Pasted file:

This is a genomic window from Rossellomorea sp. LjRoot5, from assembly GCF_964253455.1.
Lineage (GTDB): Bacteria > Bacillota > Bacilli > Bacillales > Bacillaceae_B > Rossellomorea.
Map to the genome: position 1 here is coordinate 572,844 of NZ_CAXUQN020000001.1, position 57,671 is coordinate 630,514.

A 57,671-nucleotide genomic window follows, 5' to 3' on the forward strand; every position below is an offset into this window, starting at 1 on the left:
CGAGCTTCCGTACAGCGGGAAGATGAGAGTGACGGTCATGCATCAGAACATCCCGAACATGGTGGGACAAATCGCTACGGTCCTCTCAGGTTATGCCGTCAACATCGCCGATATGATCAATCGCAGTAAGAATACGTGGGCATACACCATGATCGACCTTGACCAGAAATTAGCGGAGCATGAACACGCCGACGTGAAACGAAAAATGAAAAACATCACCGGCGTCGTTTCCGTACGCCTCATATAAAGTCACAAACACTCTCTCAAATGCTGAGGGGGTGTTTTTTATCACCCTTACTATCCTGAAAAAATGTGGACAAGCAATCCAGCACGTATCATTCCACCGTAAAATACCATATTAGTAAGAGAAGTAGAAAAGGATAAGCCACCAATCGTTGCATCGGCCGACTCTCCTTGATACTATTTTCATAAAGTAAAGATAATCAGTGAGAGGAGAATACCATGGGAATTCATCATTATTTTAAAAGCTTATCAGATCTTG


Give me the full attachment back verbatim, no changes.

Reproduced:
This is a genomic window from Rossellomorea sp. LjRoot5, from assembly GCF_964253455.1.
Lineage (GTDB): Bacteria > Bacillota > Bacilli > Bacillales > Bacillaceae_B > Rossellomorea.
Map to the genome: position 1 here is coordinate 572,844 of NZ_CAXUQN020000001.1, position 57,671 is coordinate 630,514.

A 57,671-nucleotide genomic window follows, 5' to 3' on the forward strand; every position below is an offset into this window, starting at 1 on the left:
CGAGCTTCCGTACAGCGGGAAGATGAGAGTGACGGTCATGCATCAGAACATCCCGAACATGGTGGGACAAATCGCTACGGTCCTCTCAGGTTATGCCGTCAACATCGCCGATATGATCAATCGCAGTAAGAATACGTGGGCATACACCATGATCGACCTTGACCAGAAATTAGCGGAGCATGAACACGCCGACGTGAAACGAAAAATGAAAAACATCACCGGCGTCGTTTCCGTACGCCTCATATAAAGTCACAAACACTCTCTCAAATGCTGAGGGGGTGTTTTTTATCACCCTTACTATCCTGAAAAAATGTGGACAAGCAATCCAGCACGTATCATTCCACCGTAAAATACCATATTAGTAAGAGAAGTAGAAAAGGATAAGCCACCAATCGTTGCATCGGCCGACTCTCCTTGATACTATTTTCATAAAGTAAAGATAATCAGTGAGAGGAGAATACCATGGGAATTCATCATTATTTTAAAAGCTTATCAGATCTTG